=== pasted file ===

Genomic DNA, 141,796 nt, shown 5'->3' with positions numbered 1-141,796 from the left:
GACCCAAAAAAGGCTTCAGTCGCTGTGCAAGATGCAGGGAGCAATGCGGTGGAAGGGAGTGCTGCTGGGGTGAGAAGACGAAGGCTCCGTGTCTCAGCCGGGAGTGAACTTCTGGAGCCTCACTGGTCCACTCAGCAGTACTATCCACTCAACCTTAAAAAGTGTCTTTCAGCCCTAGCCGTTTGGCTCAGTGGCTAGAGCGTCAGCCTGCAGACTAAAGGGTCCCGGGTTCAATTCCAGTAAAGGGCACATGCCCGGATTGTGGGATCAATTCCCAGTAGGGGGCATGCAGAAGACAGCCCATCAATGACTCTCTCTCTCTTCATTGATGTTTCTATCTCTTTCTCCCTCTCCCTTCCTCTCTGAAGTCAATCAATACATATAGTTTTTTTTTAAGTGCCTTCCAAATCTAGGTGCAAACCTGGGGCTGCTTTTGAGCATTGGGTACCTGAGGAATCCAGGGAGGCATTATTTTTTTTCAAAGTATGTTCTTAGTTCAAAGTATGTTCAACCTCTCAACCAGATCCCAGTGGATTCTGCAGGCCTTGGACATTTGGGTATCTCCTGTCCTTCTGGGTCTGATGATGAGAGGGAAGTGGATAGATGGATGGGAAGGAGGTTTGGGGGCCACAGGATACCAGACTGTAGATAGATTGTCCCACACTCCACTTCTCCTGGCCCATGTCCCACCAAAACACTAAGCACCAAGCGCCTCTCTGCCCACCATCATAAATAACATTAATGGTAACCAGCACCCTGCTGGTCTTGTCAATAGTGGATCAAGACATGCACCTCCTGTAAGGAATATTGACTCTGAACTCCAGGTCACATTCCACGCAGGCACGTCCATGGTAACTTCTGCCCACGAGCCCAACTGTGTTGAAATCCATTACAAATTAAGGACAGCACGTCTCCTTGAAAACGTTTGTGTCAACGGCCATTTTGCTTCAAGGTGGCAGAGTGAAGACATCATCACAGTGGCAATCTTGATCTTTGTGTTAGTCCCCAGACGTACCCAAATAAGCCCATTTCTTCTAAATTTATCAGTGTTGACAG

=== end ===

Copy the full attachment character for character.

Genomic DNA, 141,796 nt, shown 5'->3' with positions numbered 1-141,796 from the left:
GACCCAAAAAAGGCTTCAGTCGCTGTGCAAGATGCAGGGAGCAATGCGGTGGAAGGGAGTGCTGCTGGGGTGAGAAGACGAAGGCTCCGTGTCTCAGCCGGGAGTGAACTTCTGGAGCCTCACTGGTCCACTCAGCAGTACTATCCACTCAACCTTAAAAAGTGTCTTTCAGCCCTAGCCGTTTGGCTCAGTGGCTAGAGCGTCAGCCTGCAGACTAAAGGGTCCCGGGTTCAATTCCAGTAAAGGGCACATGCCCGGATTGTGGGATCAATTCCCAGTAGGGGGCATGCAGAAGACAGCCCATCAATGACTCTCTCTCTCTTCATTGATGTTTCTATCTCTTTCTCCCTCTCCCTTCCTCTCTGAAGTCAATCAATACATATAGTTTTTTTTTAAGTGCCTTCCAAATCTAGGTGCAAACCTGGGGCTGCTTTTGAGCATTGGGTACCTGAGGAATCCAGGGAGGCATTATTTTTTTTCAAAGTATGTTCTTAGTTCAAAGTATGTTCAACCTCTCAACCAGATCCCAGTGGATTCTGCAGGCCTTGGACATTTGGGTATCTCCTGTCCTTCTGGGTCTGATGATGAGAGGGAAGTGGATAGATGGATGGGAAGGAGGTTTGGGGGCCACAGGATACCAGACTGTAGATAGATTGTCCCACACTCCACTTCTCCTGGCCCATGTCCCACCAAAACACTAAGCACCAAGCGCCTCTCTGCCCACCATCATAAATAACATTAATGGTAACCAGCACCCTGCTGGTCTTGTCAATAGTGGATCAAGACATGCACCTCCTGTAAGGAATATTGACTCTGAACTCCAGGTCACATTCCACGCAGGCACGTCCATGGTAACTTCTGCCCACGAGCCCAACTGTGTTGAAATCCATTACAAATTAAGGACAGCACGTCTCCTTGAAAACGTTTGTGTCAACGGCCATTTTGCTTCAAGGTGGCAGAGTGAAGACATCATCACAGTGGCAATCTTGATCTTTGTGTTAGTCCCCAGACGTACCCAAATAAGCCCATTTCTTCTAAATTTATCAGTGTTGACAG